It's frustrating every time your Windows computer crashes, but what's even worse is when you don't even know that a Blue Screen of Death has occurred. This happened to me the other day when I came back to my computer after leaving it for an extended break and letting it go into sleep mode. I noticed that some things were amiss -- my apps were closed and my wallpaper that I had just changed had reverted to a previous state, but because I wasn't there in person to witness the BSOD, it took me a minute to figure that out.
In our article on how to fix a BSOD, we explain the steps you can take to view the memory dump file and try to diagnose and remediate your problem. However, the first step is knowing you have a problem and that, by default, Windows 10 is set to automatically reboot a few seconds after it shows the Blue Screen. If you walked away from your computer at that time, you wouldn't even notice or, if you were there, you might not be quick enough to see what the error message is.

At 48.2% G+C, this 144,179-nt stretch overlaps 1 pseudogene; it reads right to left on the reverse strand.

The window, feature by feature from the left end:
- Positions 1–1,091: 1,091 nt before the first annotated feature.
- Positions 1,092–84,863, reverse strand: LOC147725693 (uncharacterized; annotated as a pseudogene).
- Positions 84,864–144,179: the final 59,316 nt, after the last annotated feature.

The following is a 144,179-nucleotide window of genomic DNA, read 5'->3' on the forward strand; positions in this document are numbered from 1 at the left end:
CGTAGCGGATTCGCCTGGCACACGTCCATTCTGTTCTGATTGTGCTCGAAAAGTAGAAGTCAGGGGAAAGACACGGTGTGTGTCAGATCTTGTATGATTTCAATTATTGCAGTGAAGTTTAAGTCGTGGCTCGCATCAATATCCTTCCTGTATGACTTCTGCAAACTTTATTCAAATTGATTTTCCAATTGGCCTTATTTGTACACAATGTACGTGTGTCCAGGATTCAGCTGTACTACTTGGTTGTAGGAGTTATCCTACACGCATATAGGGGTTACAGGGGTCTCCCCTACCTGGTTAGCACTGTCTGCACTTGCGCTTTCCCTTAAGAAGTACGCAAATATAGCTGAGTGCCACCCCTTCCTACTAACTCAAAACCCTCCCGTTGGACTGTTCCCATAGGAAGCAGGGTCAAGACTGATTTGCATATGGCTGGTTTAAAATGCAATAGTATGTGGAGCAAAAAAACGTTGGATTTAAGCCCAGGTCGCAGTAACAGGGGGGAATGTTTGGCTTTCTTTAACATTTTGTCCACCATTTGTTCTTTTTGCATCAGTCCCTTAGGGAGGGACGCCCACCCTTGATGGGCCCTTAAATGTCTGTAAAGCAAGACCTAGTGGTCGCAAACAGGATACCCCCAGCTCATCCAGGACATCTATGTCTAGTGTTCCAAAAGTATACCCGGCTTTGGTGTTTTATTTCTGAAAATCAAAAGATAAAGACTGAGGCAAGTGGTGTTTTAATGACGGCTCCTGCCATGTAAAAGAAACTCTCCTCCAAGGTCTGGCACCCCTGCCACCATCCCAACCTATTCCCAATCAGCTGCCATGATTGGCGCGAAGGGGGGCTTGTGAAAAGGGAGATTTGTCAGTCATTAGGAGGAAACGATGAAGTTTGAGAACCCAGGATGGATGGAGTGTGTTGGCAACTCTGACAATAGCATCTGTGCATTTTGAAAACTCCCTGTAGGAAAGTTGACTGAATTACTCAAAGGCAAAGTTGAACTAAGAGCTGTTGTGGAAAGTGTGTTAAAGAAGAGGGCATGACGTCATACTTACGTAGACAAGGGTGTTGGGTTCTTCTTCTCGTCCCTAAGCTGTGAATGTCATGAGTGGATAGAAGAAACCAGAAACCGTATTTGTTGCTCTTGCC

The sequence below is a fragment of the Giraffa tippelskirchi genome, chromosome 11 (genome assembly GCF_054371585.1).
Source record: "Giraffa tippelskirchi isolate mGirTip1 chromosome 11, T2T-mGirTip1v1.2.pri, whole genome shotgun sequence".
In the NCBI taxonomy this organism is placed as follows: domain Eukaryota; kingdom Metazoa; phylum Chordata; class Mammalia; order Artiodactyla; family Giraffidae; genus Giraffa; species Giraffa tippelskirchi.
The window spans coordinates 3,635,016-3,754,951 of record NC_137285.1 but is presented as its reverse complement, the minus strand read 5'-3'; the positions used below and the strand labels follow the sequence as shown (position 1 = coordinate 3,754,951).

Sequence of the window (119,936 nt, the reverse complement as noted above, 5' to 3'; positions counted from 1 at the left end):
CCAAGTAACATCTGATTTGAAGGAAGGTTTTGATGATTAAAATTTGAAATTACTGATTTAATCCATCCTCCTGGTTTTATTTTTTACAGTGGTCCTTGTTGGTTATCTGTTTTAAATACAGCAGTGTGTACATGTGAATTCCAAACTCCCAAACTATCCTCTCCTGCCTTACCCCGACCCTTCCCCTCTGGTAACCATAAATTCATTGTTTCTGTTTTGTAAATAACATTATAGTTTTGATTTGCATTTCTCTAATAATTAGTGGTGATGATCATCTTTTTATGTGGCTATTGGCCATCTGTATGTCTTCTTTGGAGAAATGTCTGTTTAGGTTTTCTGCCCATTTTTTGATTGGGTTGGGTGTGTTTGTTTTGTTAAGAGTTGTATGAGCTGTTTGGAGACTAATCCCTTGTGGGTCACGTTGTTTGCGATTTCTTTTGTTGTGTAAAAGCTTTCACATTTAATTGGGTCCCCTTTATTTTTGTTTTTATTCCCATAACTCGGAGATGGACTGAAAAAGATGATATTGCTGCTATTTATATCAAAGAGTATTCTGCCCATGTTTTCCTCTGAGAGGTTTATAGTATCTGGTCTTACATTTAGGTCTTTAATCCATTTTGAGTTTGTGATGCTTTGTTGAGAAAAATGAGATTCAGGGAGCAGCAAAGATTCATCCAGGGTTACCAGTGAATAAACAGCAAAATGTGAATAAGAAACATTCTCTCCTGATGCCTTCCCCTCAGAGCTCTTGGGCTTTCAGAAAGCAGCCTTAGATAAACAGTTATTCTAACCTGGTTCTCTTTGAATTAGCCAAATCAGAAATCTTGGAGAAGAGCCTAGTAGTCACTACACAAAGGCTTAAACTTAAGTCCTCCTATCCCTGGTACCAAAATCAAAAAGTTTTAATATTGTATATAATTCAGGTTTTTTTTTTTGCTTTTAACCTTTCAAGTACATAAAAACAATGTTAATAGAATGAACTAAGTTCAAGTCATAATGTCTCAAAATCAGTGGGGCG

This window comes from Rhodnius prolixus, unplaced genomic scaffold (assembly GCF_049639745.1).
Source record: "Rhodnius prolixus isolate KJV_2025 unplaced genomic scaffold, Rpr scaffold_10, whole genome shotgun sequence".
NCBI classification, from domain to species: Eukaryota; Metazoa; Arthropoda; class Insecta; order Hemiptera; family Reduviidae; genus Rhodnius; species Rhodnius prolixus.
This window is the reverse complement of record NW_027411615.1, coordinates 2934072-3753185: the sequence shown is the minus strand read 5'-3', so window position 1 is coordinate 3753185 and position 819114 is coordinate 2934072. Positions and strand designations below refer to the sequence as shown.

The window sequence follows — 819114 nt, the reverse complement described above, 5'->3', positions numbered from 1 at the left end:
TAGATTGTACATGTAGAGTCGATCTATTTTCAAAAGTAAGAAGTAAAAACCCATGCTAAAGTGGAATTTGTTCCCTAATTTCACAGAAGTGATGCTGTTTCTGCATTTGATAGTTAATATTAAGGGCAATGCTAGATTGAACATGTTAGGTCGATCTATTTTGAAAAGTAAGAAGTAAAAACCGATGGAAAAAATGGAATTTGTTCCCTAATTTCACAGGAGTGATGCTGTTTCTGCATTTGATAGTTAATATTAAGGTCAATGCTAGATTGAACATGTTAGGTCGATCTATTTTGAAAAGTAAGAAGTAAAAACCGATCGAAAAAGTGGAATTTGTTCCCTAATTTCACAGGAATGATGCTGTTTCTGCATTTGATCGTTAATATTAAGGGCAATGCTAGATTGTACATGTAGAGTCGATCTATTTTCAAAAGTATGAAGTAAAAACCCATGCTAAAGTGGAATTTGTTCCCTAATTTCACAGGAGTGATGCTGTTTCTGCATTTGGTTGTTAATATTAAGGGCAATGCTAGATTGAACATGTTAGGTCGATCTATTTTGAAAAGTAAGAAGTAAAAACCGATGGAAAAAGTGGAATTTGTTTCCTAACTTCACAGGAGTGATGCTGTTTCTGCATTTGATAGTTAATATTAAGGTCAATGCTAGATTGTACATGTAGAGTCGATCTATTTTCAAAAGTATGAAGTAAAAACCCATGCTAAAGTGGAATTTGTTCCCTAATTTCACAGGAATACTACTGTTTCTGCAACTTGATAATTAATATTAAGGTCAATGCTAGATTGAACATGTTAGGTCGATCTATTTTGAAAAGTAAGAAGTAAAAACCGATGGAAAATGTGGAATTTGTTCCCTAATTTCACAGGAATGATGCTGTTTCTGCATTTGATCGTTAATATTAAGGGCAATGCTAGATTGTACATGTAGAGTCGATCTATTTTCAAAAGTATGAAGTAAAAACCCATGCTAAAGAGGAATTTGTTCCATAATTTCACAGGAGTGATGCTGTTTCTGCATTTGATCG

If you view the memory dump file after your PC reboots, you could get the stop code from there so it's not a tragedy if you choose to leave Windows at its default setting. However, if you want to be able to see and read your error messages, here's how to change that setting so that Windows will not automatically restart after crashing.
1. Open the Advanced System Settings menu. The easiest way to get there is by searching for "View advanced system settings" and clicking the icon which appears. You can also get there via the Settings->System->About->Advanced System Settings.
2. Click Settings under "Start Up and Recovery" on the Advanced tab.
3. Uncheck Automatic Restart.
4. Click Ok.
Next time you have a BSOD, it will stay on the screen until you reset your PC.
Stay on the Cutting Edge
Join the experts who read Tom's Hardware for the inside track on enthusiast PC tech news — and have for over 25 years. We'll send breaking news and in-depth reviews of CPUs, GPUs, AI, maker hardware and more straight to your inbox.